Posted by Levislade | May 24, 2007 10:27 AM

Jokes on them, I've been donating for years.

Posted by Angry Andrew | May 24, 2007 10:30 AM


This was not the first time a person's death was linked to the inhalation of dust from the falling WTC twin towers (along with the dust from WTC 7, the 47-story steel-framed skyscraper not hit by planes which fell precisely into its footprint at near-free-fall speed later that afternoon), it's just the first time New York City's chief medical examiner has publicly announced such a link.

The New York Times article to which you linked begins:

New York City’s chief medical examiner, Dr. Charles S. Hirsch, has for the first time directly linked a death to exposure to dust from the destruction of the World Trade Center.

See "Within 7 Months, 3 Sept. 11 Workers Die", SFGate, 2006-06-17:

All three men died in the past seven months of what their families and colleagues say were persistent respiratory illnesses directly caused by their work at ground zero.


The city Department of Health and Mental Hygiene, which is tracking the health of 71,000 people exposed to Sept. 11 dust and debris, said last week that it is too soon to say whether any deaths or illnesses among its enrolled members are linked to trade center exposure.


David Worby, an attorney representing more than 5,000 plaintiffs suing those who supervised the cleanup over their illnesses, said 21 of his clients have died of Sept. 11-related diseases since mid-2004. He said he was not authorized to release their names, but represented people who toiled at ground zero, at the Fresh Kills landfill in Staten Island where trade center debris was moved, and at the city morgue.

"This is just the tip of the iceberg," Worby said. "Many, many more people are going to die from the aftermath of the toxicity."

Posted by Phil M | May 24, 2007 10:34 AM

Meyerhoff didn't "receive" 13 years, he earned it.

I think five years would have been fine (Perhaps an appeal is in order?), but you can't set fire to things and expect people to look the other way.

What is it about Eugene, anyway? I went to Berkeley, but the locals there seem tame compared to the lu-lus in Duckville. WTF?

Posted by Bluneck | May 24, 2007 10:39 AM

And how many years should the Red Bushie who worked for the DOJ and testified yesterday get for HER crimes.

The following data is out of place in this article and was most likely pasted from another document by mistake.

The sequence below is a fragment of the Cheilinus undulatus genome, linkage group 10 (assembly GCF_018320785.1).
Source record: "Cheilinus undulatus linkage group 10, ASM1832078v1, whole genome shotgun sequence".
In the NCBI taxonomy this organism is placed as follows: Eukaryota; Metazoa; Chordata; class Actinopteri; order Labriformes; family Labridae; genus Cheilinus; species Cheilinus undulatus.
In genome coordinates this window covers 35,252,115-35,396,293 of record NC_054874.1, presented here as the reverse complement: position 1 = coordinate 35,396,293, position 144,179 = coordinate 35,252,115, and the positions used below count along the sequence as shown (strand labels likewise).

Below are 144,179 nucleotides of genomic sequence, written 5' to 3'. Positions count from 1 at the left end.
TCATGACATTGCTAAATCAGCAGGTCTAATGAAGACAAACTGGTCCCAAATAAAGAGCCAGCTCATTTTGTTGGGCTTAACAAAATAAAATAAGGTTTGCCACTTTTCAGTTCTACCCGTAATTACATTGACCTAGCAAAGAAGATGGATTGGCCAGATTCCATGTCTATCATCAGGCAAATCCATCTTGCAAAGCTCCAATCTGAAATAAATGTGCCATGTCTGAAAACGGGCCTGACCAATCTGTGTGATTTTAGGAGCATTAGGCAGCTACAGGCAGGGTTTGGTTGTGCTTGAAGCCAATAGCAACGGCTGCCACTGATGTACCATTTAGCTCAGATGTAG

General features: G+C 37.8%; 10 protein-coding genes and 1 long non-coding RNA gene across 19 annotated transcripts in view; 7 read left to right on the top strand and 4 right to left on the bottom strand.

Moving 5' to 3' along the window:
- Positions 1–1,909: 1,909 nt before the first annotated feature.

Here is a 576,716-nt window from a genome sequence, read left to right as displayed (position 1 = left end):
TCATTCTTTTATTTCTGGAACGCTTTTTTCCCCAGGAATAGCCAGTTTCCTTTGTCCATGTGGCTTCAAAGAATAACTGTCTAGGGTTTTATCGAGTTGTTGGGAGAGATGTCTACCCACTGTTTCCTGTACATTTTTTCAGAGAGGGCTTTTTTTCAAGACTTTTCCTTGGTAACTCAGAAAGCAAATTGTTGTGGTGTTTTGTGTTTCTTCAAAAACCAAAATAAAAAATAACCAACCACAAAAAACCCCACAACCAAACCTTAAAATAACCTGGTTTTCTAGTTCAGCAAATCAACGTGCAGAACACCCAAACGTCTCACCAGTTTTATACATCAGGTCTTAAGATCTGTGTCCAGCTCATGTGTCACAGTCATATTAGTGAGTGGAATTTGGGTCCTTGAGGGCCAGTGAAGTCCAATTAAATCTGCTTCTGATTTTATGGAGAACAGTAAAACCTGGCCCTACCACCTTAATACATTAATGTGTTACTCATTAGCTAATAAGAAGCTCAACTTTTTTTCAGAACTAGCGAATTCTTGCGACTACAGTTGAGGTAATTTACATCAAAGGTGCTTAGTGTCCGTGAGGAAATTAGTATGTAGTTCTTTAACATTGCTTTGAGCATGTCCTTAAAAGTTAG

In my day we used to line traitors like her up against a wall and shoot them, during times of war ...

Posted by Will in Seattle | May 24, 2007 11:35 AM

Interesting that in WWI, the sheer slaughter enabled by the industrial revolution also served at the overlap of horse-drawn (and human-manouvered) artillery

to the self-propelled gun

Posted by Lloyd Clydesdale | May 24, 2007 2:58 PM


The only self propelled artillery in World War One was a prototype the British built on the chassis of of their tank. AFAIK it didn't see any combat.

The Wespe you linked to is a WWII vehicle (German 105mm howitzer on PzII tank chassis)

Yes, I AM a history geek and 1890-1945 is my specialty ;)

What most people don't know is that even in WWII the horse was heavily utilised by the German army. Other than their Panzer and Panzer Grenadier Divisions the bulk of their army relied on the horse for transport of nearly EVERYTHING, not just artillery.

Posted by K X One | May 25, 2007 6:13 AM

True KX - I should have been more clear. In WWI you ended up with the *beginnings* of the terrestrial 'iron horse' for artillery -

which sounded the beginning of the end of the horse as a primary means for moving artillery. The expense, relative slowness/newness of the technology and challenging terrains still made the horse useful throughout WWII (and for Germany, the last option standing, as the big bombers began concentrating on German industry). But the arc of development of artillery + motorized transport continued, leading to today's all-in-one models -

Posted by Lloyd Clydesdale | May 25, 2007 10:17 AM

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Posted by rhjbkfz uthel | June 6, 2007 3:50 PM

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Posted by rhjbkfz uthel | June 6, 2007 3:51 PM

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Posted by rhjbkfz uthel | June 6, 2007 3:52 PM